Sinus Surgery & Nose Surgery
Sinus surgery is usually performed to enlarge the openings that drain the sinuses. A patient may choose surgery if other treatments (i.e. medications, nasal sprays, humidifiers, etc.) have failed to alleviate chronic sinus conditions. Surgery can be performed using various techniques including:
- Endoscopic Sinus Surgery: the doctor uses a thin fiber optic tube to examine the openings of the sinuses and remove abnormal or obstructive tissue
- Image-Guided Surgery: combines CT scans with endoscopic surgery
- Caldwell-Luc Operation: a more radical method of removing abscesses from the maxillary sinus beneath the eye and improve drainage by connecting it to the nose
Usually these procedures are performed on an out-patient basis. During recovery, patients may experience some bruising, swelling, and discomfort.
Correction of Nasal Fractures and Deviations
In cases of facial trauma, nasal fractures account for around 40% of bone injuries. This is largely due to the prominence and centrality of the nose on the face and its low breaking strength. However, nasal fractures often go unnoticed by both physicians and patients. A combination of symptoms, including tenderness, hemorrhaging, instability, and deformity, may not present themselves for long or at all. Untreated nasal fractures can negatively affect both the appearance and the function of the nose. Functional problems include chronic nasal obstruction or blockage, and a predisposition for sinusitis, infection, and nose bleeds.
A tonsillectomy is the surgical removal of the tonsils (two oval-shaped pads located in the back of the throat on each side). A tonsillectomy is needed when an individual has recurring episodes of tonsillitis (inflammation of the tonsils) or an infection that has not gotten better with other treatment. In some cases, a tonsillectomy may be performed if enlarged tonsils block normal breathing. This can lead to problems such as sleep apnea and difficulty eating. Occasionally, a tonsillectomy may be performed to treat cancer.
A tonsillectomy is much more common for children than for adults. The surgery is most often an outpatient procedure and uses a general anesthetic for children. Adults may require only a local anesthetic to numb the area.
Middle Ear Surgery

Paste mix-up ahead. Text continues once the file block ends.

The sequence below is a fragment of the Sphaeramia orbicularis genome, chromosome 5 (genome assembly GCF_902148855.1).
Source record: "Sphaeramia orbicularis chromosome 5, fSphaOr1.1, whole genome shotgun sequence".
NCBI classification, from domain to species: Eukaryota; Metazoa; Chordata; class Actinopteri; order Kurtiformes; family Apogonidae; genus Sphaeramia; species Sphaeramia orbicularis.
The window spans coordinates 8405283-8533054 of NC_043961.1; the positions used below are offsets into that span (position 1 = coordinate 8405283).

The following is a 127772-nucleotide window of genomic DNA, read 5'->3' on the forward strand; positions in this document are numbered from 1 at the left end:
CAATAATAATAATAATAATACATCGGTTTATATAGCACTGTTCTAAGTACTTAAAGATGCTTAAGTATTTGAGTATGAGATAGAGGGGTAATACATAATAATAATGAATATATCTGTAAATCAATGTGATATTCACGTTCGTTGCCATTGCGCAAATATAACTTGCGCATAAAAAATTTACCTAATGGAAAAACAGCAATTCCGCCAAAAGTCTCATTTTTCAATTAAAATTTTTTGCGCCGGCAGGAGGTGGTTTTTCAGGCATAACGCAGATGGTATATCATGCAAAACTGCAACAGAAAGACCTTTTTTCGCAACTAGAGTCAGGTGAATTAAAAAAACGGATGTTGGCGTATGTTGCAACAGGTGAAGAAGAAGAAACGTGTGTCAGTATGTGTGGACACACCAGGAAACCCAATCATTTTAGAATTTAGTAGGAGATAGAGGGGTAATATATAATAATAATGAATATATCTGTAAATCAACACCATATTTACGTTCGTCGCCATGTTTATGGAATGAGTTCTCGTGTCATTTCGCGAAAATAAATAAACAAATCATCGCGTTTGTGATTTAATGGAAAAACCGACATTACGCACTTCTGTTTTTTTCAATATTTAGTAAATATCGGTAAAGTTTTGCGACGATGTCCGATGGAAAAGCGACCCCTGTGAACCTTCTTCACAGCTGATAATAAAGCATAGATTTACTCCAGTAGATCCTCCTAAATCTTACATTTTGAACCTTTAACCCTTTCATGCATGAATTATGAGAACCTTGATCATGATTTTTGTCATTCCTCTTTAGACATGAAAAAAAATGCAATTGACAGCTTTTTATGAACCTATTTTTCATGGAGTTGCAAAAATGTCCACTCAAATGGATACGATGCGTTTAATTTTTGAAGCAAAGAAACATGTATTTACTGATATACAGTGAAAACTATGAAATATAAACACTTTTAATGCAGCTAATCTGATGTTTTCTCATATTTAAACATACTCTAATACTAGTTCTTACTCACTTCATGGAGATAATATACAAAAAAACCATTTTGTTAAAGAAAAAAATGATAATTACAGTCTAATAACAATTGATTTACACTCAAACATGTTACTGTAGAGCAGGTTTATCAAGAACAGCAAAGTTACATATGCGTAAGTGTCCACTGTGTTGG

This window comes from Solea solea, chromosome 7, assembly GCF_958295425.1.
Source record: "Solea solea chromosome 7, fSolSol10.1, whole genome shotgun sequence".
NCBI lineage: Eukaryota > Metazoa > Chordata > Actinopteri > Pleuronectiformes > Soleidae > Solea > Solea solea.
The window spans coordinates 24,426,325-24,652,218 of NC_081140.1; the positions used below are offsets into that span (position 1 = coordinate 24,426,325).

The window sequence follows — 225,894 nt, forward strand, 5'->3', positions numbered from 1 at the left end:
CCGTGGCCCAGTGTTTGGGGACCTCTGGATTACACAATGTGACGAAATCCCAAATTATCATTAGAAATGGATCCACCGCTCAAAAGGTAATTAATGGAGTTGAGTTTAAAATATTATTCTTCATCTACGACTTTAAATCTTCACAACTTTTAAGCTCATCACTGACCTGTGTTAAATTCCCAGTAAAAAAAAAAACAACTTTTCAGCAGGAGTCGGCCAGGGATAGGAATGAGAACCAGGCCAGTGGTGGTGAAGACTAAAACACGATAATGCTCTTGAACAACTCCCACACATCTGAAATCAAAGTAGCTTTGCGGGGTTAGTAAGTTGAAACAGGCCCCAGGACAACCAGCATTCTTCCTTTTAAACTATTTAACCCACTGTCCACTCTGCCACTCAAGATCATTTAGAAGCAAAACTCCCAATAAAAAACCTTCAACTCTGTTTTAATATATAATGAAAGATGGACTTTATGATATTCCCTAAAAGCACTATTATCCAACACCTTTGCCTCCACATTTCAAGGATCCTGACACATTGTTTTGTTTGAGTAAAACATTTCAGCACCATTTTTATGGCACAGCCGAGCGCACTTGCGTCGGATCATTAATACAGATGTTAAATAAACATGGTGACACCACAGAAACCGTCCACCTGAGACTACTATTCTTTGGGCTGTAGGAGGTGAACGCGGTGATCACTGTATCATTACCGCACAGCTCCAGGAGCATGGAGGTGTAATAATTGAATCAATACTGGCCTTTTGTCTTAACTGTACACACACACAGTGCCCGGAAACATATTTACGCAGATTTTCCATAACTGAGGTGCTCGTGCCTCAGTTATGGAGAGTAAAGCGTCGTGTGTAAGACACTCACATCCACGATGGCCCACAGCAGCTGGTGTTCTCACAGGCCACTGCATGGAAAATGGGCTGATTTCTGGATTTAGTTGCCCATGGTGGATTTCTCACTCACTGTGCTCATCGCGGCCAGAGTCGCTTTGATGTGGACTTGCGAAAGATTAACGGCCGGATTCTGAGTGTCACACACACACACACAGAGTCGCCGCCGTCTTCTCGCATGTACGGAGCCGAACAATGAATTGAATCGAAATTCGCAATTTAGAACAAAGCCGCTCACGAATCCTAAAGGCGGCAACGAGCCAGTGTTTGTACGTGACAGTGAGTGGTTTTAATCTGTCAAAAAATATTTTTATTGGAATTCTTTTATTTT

The ear is made up of the basic parts: the outer ear, the middle ear, and the inner ear. The middle ear is an air-filled cavity which consists of an eardrum and three tiny, interconnected bones called the hammer, anvil, and stirrup. Middle ear surgery is used to treat a variety of conditions in any of these parts. Most ear surgery is microsurgical, performed using an operating microscope to enable the surgeon to view the very small structures of the ear.Types of middle ear surgery include stapedectomy to repair hearing loss by replacing a middle ear bone with a prosthesis; tympanoplasty to reconstruct the eardrum after partial or total conductive hearing loss caused by an infection; myringotomy to drain ear fluid, preventing infection and normalizing middle ear pressure; repair of a perforated eardrum; and removal of middle ear tumors.Minimally invasive laser surgery for middle ear procedures is increasing in popularity. Laser surgery reduces trauma, improves blood clotting, and allows the surgeon to operate more easily on hard to reach places in the middle ear.
Laser Ear Surgery
Laser ear surgery can treat a wide range of ear conditions with greater precision, less trauma and shorter recovery times than traditional surgery, and are effective in relieving symptoms and restoring hearing in patients of all ages. Using targeted laser energy, your doctor can treat serious ear problems with no incisions and more accurate results. These surgeries are often performed to treat hearing loss caused by otosclerosis or tumors in the ear, such as a cholesteatoma.
Otosclerosis involves the abnormal growth of bone in the middle ear, which prevents structures from functioning properly and can lead to hearing loss. The blocked ear structures are unable to vibrate in response to sound waves and therefore the ear cannot hear. This condition is often hereditary, but may also be caused by pregnancy or a family history of hearing loss. Treatment for otosclerosis involves a procedure called a stapedectomy to bypass the abnormal bone and allow sound waves to travel through the ear.
A cholesteatoma is a benign skin growth that grows in the middle or inner ear as a result of eardrum perforation, infection or direct trauma, a birth defect or other abnormalities. This tumor may result in fluid leaking from the ear, increased pressure in the ear and eventual hearing loss. It can also break the bones in the middle ear if it grows large enough. Surgical treatment removes the growth and eliminates the risk of infection, while also preserving or restoring any hearing loss caused by the tumor.
Contact our office to learn more about our ENT Procedures, or to make an appointment.